Enceladus, Ceres closeups captured by NASA spacecraft
Dawn captures closest view of Ceres so far and Cassini sends home final Enceladus closeups
NASA's Cassini spacecraft has sent home its last, stunning closeups of Saturn's icy moon Enceladus, just as the Dawn spacecraft shared its closest-ever views of the dwarf planet Ceres.
The new views of Enceladus are from the Cassini spacecraft's final close flyby of that moon on Dec. 19, from 4,999 kilometres. They include views of both older, cratered terrain, and younger, furrowed areas of the surface. During previous flybys, Cassini has come as close as within 50 kilometres of the surface, diving through the icy geysers spewing from the moon's surface from what is thought to be a liquid ocean underneath.
Cassini is now heading off toward another Saturn moon, Titan. It's scheduled to do a flyby of that moon at a distance of 3,817 kilometres on Jan. 16.
While Cassini has left Enceladus, NASA's Dawn spacecraft is just beginning to get more intimate with the dwarf planet Ceres.
You may feel as if you're soaring over Ceres when you look at Dawn's latest images.
The closeups released this week are taken from 385 kilometres above Ceres's southern hemisphere, the lowest Dawn has flown so far. They show a surface nearly completely covered in craters ranging from tiny to huge, as well as long ridges and troughs.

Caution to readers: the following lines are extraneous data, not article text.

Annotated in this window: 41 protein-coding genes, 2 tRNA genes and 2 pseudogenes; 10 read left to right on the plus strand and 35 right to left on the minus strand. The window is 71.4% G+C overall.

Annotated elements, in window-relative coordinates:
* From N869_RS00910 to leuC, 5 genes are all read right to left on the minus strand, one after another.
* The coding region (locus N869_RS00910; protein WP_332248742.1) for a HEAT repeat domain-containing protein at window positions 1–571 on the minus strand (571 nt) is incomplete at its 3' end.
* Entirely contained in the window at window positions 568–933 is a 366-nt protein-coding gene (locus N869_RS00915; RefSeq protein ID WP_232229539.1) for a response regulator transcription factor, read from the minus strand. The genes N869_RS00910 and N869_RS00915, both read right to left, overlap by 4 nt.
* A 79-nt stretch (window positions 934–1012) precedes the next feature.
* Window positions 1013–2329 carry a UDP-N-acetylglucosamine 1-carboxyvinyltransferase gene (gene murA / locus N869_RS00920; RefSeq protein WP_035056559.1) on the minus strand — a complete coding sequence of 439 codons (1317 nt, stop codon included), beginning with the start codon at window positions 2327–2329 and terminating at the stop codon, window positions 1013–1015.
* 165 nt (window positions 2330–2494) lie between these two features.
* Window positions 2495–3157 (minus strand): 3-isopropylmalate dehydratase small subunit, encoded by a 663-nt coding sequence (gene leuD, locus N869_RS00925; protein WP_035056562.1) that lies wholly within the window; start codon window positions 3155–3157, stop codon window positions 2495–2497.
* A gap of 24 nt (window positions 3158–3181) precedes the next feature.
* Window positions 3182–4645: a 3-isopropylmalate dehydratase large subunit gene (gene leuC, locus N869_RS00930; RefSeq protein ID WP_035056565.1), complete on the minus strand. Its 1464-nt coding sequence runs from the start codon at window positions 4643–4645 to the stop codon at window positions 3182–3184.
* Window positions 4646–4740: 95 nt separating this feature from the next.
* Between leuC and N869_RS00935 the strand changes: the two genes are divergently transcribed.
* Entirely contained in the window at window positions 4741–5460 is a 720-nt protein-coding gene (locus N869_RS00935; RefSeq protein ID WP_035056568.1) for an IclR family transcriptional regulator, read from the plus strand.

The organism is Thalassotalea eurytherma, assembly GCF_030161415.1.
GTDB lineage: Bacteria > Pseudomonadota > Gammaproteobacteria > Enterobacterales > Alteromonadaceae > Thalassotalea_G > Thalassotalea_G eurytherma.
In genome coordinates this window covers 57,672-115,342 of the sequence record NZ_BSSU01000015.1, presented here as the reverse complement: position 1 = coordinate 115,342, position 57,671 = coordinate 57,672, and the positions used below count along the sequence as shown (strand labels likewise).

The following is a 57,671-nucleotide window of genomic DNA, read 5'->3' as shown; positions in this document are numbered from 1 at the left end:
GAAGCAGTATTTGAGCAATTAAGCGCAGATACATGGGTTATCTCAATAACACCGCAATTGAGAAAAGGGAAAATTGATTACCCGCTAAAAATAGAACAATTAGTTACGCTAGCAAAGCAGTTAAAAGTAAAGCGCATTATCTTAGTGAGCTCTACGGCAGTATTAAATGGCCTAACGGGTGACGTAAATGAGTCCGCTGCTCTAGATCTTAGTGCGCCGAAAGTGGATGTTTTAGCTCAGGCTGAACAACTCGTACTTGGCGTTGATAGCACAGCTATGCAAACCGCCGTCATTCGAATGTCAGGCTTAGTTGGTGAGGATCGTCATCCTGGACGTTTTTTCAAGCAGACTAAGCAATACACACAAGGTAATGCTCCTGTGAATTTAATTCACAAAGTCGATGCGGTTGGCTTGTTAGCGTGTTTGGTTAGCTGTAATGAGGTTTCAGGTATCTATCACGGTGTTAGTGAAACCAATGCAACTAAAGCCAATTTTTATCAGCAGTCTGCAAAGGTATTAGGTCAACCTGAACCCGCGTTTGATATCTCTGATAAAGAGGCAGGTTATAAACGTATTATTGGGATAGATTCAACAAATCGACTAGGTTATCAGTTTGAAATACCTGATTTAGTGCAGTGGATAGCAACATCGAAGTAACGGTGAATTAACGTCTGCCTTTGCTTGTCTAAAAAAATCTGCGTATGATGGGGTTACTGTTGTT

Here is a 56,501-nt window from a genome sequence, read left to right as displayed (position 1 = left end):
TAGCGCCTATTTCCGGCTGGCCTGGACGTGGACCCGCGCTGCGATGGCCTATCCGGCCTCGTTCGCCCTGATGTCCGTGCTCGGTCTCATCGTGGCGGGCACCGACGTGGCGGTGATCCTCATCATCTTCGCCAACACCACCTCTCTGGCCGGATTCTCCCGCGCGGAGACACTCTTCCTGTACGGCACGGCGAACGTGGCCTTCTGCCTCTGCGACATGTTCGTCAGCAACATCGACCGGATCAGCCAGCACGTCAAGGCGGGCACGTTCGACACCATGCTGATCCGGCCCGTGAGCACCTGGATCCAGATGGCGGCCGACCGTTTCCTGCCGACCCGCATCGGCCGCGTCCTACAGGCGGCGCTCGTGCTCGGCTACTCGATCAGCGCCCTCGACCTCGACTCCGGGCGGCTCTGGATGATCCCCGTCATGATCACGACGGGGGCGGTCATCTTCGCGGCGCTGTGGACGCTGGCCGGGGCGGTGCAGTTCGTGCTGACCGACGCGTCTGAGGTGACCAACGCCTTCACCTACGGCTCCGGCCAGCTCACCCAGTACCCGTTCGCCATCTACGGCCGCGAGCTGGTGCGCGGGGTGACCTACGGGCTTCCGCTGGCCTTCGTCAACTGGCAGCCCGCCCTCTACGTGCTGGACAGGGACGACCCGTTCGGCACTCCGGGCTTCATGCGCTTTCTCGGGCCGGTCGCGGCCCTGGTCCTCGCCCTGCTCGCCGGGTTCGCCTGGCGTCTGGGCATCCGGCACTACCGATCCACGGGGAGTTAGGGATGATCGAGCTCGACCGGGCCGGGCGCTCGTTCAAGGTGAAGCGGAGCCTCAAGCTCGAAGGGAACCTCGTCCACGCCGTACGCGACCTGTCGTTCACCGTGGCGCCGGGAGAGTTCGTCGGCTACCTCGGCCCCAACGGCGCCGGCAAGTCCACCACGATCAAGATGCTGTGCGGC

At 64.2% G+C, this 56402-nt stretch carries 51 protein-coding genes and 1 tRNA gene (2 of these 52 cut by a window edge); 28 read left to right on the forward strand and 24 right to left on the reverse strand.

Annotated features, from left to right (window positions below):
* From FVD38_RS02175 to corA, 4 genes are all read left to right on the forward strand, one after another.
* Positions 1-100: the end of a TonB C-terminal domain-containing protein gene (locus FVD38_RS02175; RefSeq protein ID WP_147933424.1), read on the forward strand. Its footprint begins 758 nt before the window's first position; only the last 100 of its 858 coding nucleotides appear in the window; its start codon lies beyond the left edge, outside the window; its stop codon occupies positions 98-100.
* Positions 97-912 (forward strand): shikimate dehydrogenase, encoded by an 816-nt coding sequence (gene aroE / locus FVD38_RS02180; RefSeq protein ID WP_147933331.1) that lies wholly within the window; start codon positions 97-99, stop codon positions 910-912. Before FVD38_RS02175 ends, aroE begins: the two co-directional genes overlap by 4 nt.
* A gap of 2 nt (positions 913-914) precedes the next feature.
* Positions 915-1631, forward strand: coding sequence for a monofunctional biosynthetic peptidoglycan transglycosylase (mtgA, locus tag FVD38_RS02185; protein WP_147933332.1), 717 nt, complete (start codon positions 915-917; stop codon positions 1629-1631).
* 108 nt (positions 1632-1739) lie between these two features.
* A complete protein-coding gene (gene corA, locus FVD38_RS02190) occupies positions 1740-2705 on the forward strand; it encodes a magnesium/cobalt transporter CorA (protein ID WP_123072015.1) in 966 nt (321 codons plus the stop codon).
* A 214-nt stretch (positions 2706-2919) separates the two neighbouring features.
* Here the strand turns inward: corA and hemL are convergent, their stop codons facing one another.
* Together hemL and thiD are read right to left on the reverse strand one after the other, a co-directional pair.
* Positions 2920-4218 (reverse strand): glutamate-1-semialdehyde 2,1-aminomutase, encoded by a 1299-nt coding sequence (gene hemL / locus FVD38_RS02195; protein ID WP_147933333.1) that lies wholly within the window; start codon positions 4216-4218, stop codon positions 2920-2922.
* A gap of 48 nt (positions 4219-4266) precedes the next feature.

Images from the mid-latitudes are brightly lit, while one near the south pole features long shadows. One image can even be viewed in 3D with red-blue 3D glasses.
NASA says the images were captured on Dec. 10 during a test of the spacecraft's backup framing camera, which is identical to the main camera that has taken most of Dawn's images so far.
Dawn is expected to remain at this low altitude for the rest of its mission, as it uses other instruments to try to identify minerals and elements on the surface.
So far, scientists have already identified the bright spots at the bottom of some of the craters on Ceres as deposits of magnesium sulphate, better known as Epsom salts. They have also detected ammonia on the surface, suggesting that Ceres or its materials originated in the outer solar system beyond Neptune.
Ceres, the largest object in the asteroid belt between Mars and Jupiter, is about 950 kilometres in diameter. Dawn launched in 2007 and arrived at the dwarf planet in March, after visiting another asteroid called Vesta.